Bishop Colton was ordained a priest on June 30, 1985 by the Right Reverend William McCappin, in the 12th Century Church of Saint Nicholas in Carrickfergus. The preacher on the occasion was the then Bishop of Cork, the Right Reverend Samuel Poyntz. To celebrate his silver jubilee, he decided last Sunday to go to his home parish of Holy Trinity in Frankfield. He planned to go unannounced but word got out of his intentions and at the end of the service the parishioners made him a small presentation.

He shows me the inscribed pen he received. “Actually, it’s very clever to give someone a pen like that because every time you use it you will think of them. When I set off from Cork to be ordained in the Diocese of Connor in the 1980s, the parishioners of Frankfield presented me with a large desk – and I’ve used it ever since for my work. It was wonderful to be with them on Sunday.”

It isn’t always easy to track him down these days. When Bishop Colton isn’t conducting a service at St Fin Barre’s Cathedral in Cork, or kicking a football with his 15-year-old twin boys, Adam and Andrew, you might find him glued to the telly watching the World Cup. “I love it,” confesses the bishop.

“I have been watching as much as I can, but, of course, it isn’t always possible when you have other things to do.” Those other things include overseeing the three dioceses of Cork, Cloyne and Ross, administering to the sick and dying and helping his wife, Susan, to raise a family.

You might also find him on Twitter. Bishop Colton likes to tweet. It’s his way of keeping in touch with his online congregation and he believes it has spiritual value. “I like to tweet now and then. Sometimes it is just offering an opinion on something but also it means I can be in touch with people. I am also on Facebook. In fact, I have lots of friends on Facebook.”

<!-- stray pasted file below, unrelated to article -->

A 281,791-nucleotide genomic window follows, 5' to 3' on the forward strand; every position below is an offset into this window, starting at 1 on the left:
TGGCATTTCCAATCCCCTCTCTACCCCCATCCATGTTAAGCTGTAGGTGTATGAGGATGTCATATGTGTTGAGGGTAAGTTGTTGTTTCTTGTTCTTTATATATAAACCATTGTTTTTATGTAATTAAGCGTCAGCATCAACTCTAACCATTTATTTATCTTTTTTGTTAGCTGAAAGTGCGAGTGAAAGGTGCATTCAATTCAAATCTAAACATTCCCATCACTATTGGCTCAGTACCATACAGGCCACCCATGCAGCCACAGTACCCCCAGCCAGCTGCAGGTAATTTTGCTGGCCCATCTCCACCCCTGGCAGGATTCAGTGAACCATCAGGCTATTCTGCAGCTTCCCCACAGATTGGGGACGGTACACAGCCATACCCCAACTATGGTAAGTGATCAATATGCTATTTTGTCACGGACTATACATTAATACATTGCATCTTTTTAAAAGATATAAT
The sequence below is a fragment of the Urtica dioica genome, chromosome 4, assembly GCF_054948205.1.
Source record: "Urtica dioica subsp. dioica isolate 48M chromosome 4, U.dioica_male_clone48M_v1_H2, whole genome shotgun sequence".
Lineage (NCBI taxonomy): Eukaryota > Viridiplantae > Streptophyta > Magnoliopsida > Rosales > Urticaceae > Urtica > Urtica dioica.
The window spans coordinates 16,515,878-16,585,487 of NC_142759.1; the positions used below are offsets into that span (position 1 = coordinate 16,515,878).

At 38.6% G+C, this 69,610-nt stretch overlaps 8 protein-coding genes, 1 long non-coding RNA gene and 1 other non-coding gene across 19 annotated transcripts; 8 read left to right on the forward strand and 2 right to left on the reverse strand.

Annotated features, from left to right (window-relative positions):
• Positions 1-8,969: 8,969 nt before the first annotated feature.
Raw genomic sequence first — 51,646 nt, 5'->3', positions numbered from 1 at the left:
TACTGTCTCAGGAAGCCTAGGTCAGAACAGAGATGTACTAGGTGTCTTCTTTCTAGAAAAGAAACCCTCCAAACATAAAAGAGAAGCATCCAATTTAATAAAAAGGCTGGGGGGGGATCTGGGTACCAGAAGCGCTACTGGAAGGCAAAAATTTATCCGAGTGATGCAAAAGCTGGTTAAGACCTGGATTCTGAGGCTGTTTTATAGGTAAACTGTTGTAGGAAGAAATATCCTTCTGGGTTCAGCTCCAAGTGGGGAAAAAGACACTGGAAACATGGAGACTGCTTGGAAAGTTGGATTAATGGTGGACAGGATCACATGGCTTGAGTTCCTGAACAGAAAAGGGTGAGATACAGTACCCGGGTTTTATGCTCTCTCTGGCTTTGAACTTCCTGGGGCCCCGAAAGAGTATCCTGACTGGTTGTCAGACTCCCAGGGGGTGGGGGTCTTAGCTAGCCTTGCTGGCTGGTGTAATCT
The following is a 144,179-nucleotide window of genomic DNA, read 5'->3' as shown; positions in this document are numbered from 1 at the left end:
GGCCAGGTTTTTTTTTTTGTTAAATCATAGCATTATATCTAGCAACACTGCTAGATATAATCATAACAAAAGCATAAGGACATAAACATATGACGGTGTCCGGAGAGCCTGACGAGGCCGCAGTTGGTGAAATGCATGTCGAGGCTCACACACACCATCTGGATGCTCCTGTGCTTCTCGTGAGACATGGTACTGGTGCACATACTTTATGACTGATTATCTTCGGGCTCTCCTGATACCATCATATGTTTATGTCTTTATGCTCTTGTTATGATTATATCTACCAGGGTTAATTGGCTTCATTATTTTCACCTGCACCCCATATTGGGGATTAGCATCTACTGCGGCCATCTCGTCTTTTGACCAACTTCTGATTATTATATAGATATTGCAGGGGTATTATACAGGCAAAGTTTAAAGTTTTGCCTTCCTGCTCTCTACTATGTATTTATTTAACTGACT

Sportswise, soccer is his first love. Bishop Colton is a Manchester United fan and is remembered for officiating at the wedding of David Beckham and Posh Spice Victoria at Luttrellstown Castle, Dublin, in 1999. “They were lovely,” he says. “I told them that I would perform the ceremony if they completed the proper preparation the same as any other couple within my congregation. They had no trouble at all with that; in fact, they were pleased at being treated, for once, like everyone else.”

In between his diocesan duties, Bishop Colton, who graduated with a law degree from University College Cork in 1981, is now studying for his PhD in religion and law at Cardiff University. But his main focus remains his people.

“For me, while academic studies have their place, the most important part of the job is pastoral. It is a great privilege when people confide in you and let you be part of their lives, even briefly. To share their joy, sorrow, pain and heartache is a very moving experience and that is something I value above all else.”

* www.cork.anglican.org


Lifestyle

Wesley O’ Regan is the General Manager of Popscene in Voodoo Rooms, Cork city. Popscene opened last November and is Cork’s only themed bar that is dedicated to celebrating the best of the 80s and 90s. https://www.facebook.com/PopsceneCork/You've Been Served: Wesley O'Regan, Popscene